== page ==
Feeling a little bit overwhelmed?


Feeling a bit overwhelmed? Why does sometimes, it all feel like a little too much, and a little too challenging?

Like everyone, I sometimes feel a little overwhelmed by those little everyday stressors (note the lack of posts earlier this year!). Competing demands of deadlines, work life balance and the general too and fro of life can sometimes seem a little much. Why? And what can we do about it?

Why are some days are just better than others?

Sometimes, it can seem that everything is lined up against us, and the problems all build up. Then, something changes and everything seems alright again. Similarly, we have all experienced times when we have faced difficult situations and thrived. Whats’ the difference? Part of it revolves around how we perceive the stressors around us.

Why we sometimes feel overwhelmed.

The biopsychosocial model of challenge and threat [BPSM]1 suggests these differences in performance outcomes are in part due to the motivational state we are in when we undertake the task. It argues that we can experience states of challenge or threat. Challenge is linked to improved performance, a tendency to be proactive and more positive emotions. In contrast, threat is associated with worse performance, negative affect and more conservative approaches to reaching a goal. Feeling temporarily overwhelmed is a symptom of psychological threat.

The bio-psychosocial model of challenge and threat

Challenge and threat states have differing physiological effects also. When we are engaged in a task and in a state of challenge, we experience activation in the sympathetic adrenal medullar system (part of our stress response system). This leads to a rise in adrenaline. Adrenaline is great stuff. It readies our body for intense short term action – delivering increased oxygen to muscles, dilating our pupils to increase visual sensitivity and reading access to quick release energy supplies. It also makes us sweat (great for when we feel threatened, less good on a date!). We also experience activation of the hypothalamus-pituitary-adrenal system, releasing the stress hormone cortisol. This moderates the effects of adrenaline, and prepares us for longer periods of stress. This has the added benefit of you preventing you from going too much into overdrive due to the adrenaline, and moves your blood back into your core (away from extremities which may be damaged). These are all useful responses when facing, say a lion, but less useful for more prolonged stressors, like facing an impending exam (more on exams and challenge/threat here).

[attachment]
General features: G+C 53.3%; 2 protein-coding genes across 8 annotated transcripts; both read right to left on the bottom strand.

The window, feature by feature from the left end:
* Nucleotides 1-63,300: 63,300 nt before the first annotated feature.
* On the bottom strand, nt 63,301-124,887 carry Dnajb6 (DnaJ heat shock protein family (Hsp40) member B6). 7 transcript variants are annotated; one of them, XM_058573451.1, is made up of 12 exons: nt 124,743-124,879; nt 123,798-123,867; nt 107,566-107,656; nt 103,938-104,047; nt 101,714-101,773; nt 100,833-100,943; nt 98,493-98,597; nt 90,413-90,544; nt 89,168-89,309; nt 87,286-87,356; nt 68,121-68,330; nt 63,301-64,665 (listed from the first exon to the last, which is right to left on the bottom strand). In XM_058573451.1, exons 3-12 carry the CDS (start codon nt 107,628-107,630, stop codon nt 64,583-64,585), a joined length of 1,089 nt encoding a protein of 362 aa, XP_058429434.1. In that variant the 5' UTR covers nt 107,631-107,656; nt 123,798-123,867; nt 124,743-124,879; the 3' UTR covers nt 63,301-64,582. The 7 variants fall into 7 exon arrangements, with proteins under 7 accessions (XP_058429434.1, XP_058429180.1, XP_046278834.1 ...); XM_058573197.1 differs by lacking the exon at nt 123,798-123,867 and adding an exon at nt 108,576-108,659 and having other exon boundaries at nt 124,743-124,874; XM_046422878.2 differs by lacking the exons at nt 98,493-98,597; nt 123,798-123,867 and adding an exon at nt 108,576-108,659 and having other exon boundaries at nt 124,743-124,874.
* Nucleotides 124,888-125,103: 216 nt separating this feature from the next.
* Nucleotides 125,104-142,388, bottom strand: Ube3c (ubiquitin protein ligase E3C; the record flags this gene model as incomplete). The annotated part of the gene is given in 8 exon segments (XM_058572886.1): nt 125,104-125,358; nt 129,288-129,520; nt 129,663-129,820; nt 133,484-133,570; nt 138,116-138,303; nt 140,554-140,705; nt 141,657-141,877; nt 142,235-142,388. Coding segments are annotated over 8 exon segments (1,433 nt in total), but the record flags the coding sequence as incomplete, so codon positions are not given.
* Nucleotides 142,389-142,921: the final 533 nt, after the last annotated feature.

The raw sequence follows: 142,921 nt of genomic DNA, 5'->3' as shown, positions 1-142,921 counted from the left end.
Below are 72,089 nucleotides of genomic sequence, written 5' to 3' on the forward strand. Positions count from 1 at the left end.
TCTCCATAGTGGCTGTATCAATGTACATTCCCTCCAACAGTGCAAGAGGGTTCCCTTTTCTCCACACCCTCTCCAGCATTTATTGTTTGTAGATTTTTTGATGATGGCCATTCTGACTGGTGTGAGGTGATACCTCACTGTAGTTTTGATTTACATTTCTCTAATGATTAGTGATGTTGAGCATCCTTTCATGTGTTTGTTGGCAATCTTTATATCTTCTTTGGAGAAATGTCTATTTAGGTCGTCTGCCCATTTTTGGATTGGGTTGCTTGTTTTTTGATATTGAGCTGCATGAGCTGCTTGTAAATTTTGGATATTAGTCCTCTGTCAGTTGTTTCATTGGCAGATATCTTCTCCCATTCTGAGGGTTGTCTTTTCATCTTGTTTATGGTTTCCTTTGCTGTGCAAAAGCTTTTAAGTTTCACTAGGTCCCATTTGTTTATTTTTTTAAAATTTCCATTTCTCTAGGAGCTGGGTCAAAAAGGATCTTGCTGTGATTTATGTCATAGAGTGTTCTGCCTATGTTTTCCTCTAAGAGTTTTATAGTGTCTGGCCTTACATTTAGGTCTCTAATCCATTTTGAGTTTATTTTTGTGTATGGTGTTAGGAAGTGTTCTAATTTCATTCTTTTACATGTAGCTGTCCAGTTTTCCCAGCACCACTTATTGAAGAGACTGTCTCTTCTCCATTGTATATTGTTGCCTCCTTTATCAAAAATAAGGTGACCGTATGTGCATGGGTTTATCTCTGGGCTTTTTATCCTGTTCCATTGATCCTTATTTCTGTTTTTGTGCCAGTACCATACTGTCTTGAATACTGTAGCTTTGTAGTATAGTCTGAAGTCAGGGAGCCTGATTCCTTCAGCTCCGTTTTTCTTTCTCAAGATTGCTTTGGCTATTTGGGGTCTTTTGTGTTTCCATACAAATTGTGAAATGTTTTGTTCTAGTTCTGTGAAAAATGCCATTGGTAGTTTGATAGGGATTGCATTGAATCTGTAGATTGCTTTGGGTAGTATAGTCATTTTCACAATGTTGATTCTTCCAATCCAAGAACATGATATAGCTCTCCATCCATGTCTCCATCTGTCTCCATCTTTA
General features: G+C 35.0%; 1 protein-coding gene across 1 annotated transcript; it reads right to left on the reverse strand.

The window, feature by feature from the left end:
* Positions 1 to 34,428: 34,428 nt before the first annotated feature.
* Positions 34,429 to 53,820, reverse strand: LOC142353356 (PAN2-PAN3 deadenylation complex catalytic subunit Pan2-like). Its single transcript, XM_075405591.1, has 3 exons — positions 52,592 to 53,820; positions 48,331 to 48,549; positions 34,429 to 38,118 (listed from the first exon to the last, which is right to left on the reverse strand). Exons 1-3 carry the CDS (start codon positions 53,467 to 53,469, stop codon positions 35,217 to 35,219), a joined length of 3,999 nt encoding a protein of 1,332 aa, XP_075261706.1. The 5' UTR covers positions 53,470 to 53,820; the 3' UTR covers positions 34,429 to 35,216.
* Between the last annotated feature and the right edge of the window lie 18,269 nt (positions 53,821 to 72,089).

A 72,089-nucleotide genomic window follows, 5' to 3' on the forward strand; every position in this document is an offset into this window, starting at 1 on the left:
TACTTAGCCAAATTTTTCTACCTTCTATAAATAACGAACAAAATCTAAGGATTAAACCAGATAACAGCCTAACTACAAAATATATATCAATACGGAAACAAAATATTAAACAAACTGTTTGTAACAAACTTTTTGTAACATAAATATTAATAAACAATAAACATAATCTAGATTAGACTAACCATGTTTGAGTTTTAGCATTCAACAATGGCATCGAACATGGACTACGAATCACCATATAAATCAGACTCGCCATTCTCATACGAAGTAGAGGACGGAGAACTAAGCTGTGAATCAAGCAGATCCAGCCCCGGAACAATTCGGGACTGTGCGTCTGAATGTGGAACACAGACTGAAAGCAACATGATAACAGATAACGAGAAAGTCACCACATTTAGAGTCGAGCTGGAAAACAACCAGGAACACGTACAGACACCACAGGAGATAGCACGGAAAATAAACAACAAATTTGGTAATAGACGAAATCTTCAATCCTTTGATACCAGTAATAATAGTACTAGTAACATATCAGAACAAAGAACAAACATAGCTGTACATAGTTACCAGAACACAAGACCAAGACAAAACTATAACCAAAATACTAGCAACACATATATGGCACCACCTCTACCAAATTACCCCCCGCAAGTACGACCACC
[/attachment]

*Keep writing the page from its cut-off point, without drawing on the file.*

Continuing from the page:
States of challenge and threat (and, in particular, their physiological effects) are relatively short lived – they arise when we are in a demanding situation, and fall away when we are not. However, if our system is flooded with coristol too regularly, we run the risk of health complications such as diabetes and heart disease, and generally poor immune responses. We also feel better (and perform more optimally) when challenged. So, generally, challenge good, threat bad!

Challenged or Threatened?

What determines if we experience a state of challenge or threat? The BPSM suggests it the balance of the resources we feel we can bring to bear on a situation, against the level of demands it presents. Resources include factors such as our experience and expertise, the support of others and having a high value goal. Demands include factors such as situational uncertainty and perceived danger. If our perceived resources outweigh perceived demands, we enter a state of challenge. If demands outweigh resources, we experience threat.
So, if we are feeling stressed, we can either reduce perceived task demands (by eliminating them in reality or by reframing why they mean) or by increasing our resources….

What resources do I have?

Resources can take various forms in the BPSM – they can include being confident you have the skills or knowledge you need (issue related knowledge), certainty about what will happen and, importantly, social support. So, taking steps to make yourself more prepared, talking with supportive others and remembering all the things we do well.

What demands can I reduce?

Are there any stressors we can take out of our lives? Any commitments we can let go for a bit? Can we see things in a different light to how we did before? If we take some things less seriously (or keep them in better perspective) they may act as less of a demand, leading to more positive appraisals.

Managing the balancing act

Life often throws us mini-curve balls. If you are feeling a bit overwhelmed, try a simple exercise: Write down all your resources. Keep adding them when they come to you and, periodically, check through. Hopefully you’ll see how much you have going for you, and things will feel a bit easier. You can also get some more sleep (things always seem easier when you are rested), do some exercise or hang out with some friends. Also, remember, in a years time things will likely be very different! All these things can help stop you going from feeling ‘a bit overwhelmed’ to something more serious, and let you focus on what is important in life…

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  1. Blascovich, J., & Tomaka, J. (1996). The biopsychosocial model of arousal regulation. Advances in experimental social psychology, 28, 1-52. 

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